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Diabetes Report

Special Report: Managing Diabetes

Special Report: Managing Diabetes

Diabetes has reached virtually epidemic levels in the modern world. In 2005 the U.S. Centers for Disease Control and Prevention estimated that about 7 percent of the American population (20.9 million people) had diabetes--and 6.2 million of them were unaware of it. More than 1.5 million people over the age of 20 will be diagnosed with it in the U.S. this year. About 21 percent of those older than 60 have the disease. Small wonder, then, given the severe complications associated with diabetes, that it continues to be the sixth leading cause of death in the U.S. And although diabetes was often called a disease of affluence in the past, it is now one of the fastest-rising health concerns in developing nations as well: the World Health Organization pegs the global total at more than 171 million cases. An unfortunate catch-22 of diabetes is that although the right diet and exercise can help with its prevention and management, diabetes itself can complicate both eating and physical activity. Patients may need to pay extra attention to taking meals on a regular schedule and to monitoring how exercise dehydrates them or lowers their blood glucose. Some may fail to comply consistently with prescribed regimens that seem inconvenient or unpleasant, thereby raising their risk of complications. But thanks to leaps in science's understanding of the disease, doctors now wield a diverse and growing arsenal of drugs and management technologies to fight the progression--and even onset--of illness. People with diabetes have more and better options than ever before for enjoying healthy, active, long lives. Background Diabetes is a disease in which too much of a sugar called glucose accumulates in the blood because of a breakdown in how the body makes or reacts to the hormone insulin. Insul Continue reading >>

How Do Patients With Diabetes Report Their Comorbidity? Comparison With Administrative Data

How Do Patients With Diabetes Report Their Comorbidity? Comparison With Administrative Data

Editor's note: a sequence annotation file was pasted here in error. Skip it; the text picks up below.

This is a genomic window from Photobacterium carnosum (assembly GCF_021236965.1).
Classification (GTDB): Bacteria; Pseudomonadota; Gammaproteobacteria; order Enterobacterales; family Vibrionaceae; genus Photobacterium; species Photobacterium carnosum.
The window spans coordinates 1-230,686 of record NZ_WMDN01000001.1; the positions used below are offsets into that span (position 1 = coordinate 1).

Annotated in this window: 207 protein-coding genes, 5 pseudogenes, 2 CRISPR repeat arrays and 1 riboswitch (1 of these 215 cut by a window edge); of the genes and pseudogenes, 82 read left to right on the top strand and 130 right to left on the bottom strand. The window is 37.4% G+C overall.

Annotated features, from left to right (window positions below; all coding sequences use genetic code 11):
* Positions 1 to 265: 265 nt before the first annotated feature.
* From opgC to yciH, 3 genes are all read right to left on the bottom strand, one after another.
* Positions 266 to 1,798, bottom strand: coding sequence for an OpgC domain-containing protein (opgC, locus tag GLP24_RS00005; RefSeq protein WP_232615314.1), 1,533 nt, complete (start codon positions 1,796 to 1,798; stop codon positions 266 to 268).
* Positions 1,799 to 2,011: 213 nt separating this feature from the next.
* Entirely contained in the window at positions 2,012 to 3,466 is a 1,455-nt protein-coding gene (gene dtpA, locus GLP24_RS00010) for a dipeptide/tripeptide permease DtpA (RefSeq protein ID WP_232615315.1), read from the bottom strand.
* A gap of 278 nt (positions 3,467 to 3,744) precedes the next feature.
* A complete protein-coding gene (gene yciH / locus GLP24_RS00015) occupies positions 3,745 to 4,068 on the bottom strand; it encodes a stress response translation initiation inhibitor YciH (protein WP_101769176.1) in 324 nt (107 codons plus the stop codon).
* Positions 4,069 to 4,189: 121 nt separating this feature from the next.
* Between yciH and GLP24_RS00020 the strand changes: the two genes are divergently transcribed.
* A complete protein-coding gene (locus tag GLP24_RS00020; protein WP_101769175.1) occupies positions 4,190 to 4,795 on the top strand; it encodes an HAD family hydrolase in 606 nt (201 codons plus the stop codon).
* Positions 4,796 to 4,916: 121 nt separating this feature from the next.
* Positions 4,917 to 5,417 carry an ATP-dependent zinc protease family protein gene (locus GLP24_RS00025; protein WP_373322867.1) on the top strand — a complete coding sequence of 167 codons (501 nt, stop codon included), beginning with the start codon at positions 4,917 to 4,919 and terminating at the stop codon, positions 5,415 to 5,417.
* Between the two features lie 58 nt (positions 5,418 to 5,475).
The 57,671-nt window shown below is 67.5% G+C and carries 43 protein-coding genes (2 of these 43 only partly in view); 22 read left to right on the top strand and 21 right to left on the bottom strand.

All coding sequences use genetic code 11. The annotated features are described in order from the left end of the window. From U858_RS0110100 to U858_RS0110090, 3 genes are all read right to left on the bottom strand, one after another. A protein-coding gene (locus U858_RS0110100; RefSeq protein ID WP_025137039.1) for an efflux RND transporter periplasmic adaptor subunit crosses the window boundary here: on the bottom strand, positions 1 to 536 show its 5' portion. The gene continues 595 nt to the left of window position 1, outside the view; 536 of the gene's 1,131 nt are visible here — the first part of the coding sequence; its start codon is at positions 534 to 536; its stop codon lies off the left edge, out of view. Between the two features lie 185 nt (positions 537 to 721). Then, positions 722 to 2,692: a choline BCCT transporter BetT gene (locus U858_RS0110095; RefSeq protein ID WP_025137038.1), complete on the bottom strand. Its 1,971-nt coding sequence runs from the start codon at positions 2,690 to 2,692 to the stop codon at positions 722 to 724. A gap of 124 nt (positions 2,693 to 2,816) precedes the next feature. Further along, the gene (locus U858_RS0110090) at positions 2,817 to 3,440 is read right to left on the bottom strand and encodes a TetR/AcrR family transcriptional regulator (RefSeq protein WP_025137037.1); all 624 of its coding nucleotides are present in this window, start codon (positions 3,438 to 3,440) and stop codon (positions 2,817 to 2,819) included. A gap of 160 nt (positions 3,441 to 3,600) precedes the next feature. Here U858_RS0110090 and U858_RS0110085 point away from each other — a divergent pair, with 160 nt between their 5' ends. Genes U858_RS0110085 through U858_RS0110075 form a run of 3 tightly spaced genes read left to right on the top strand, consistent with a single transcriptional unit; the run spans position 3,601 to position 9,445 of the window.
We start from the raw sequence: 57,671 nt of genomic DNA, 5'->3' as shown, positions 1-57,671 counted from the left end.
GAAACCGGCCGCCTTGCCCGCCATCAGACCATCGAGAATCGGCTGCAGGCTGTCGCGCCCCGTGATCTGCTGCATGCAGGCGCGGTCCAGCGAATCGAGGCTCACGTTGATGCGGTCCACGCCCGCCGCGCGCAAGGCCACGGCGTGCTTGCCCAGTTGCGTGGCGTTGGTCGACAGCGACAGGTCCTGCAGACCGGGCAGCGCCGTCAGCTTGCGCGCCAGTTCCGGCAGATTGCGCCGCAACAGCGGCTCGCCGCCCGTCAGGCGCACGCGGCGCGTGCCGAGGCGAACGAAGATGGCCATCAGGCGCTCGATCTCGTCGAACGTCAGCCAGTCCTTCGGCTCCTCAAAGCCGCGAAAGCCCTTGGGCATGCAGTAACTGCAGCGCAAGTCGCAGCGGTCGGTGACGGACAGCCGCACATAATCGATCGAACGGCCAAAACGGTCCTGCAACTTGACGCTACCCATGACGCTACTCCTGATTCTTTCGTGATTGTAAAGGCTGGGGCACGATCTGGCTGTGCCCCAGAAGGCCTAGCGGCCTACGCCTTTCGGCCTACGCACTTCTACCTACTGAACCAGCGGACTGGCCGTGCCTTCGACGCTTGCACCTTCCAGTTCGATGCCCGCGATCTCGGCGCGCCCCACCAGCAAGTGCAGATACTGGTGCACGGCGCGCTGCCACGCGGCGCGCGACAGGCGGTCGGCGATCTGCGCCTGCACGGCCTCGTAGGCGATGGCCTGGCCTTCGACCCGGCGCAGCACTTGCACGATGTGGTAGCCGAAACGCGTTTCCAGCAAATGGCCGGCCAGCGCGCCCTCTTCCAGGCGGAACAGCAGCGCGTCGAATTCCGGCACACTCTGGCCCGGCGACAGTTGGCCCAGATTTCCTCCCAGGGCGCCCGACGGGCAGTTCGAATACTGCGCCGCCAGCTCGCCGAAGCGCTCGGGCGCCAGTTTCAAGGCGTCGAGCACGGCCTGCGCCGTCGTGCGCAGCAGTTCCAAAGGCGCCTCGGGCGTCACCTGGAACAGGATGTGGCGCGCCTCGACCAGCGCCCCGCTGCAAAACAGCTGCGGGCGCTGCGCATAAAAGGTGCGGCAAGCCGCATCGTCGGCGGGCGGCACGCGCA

Editor who approved publication: Professor Vera Ehrenstein Jonas Hoffmann,1,* Burkhard Haastert,2,* Manuela Brne,1 Matthias Kaltheuner,3 Alexander Begun,1 Nadja Chernyak,4 Andrea Icks1,4,5 1Institute of Health Services Research and Health Economics, German Diabetes Center, Dsseldorf, Germany; 2mediStatistica, Neuenrade, Germany; 3Specialized Diabetes Practice Leverkusen, Leverkusen, Germany; 4Faculty of Medicine, Centre for Health and Society, Institute of Health Services Research and Health Economics, Heinrich-Heine University Dsseldorf, Dsseldorf, Germany; 5German Center for Diabetes Research, Ingolstdter Neuherberg, Germany *These authors contributed equally to this work Aims: Patients with diabetes are probably often unaware of their comorbidities. We estimated agreement between self-reported comorbidities and administrative data. Methods: In a random sample of 464 diabetes patients, data from a questionnaire asking about the presence of 14 comorbidities closely related to diabetes were individually linked with statutory health insurance data. Results: Specificities were >97%, except cardiac insufficiency (94.5%), eye diseases (93.8%), peripheral arterial disease (92.6%), hypertension (90.9%), and peripheral neuropathy (85.8%). Sensitivities were <60%, except amputation (100%), hypertension (83.1%), and myocardial infarction (67.2%). A few positive predictive values were >90% (hypertension, myocardial infarction, and eye disease), and six were below 70%. Six negative predictive values were >90%, and two <70% (hypertension and eye disease). Total agreement was between 42.7% (eye disease) and 100% (dialysis and amputation). Overall, substantial agreement was observed for three morbidities (kappa 0.610.80: hypertension, myocardial infarction, and amputation). Moderate Continue reading >>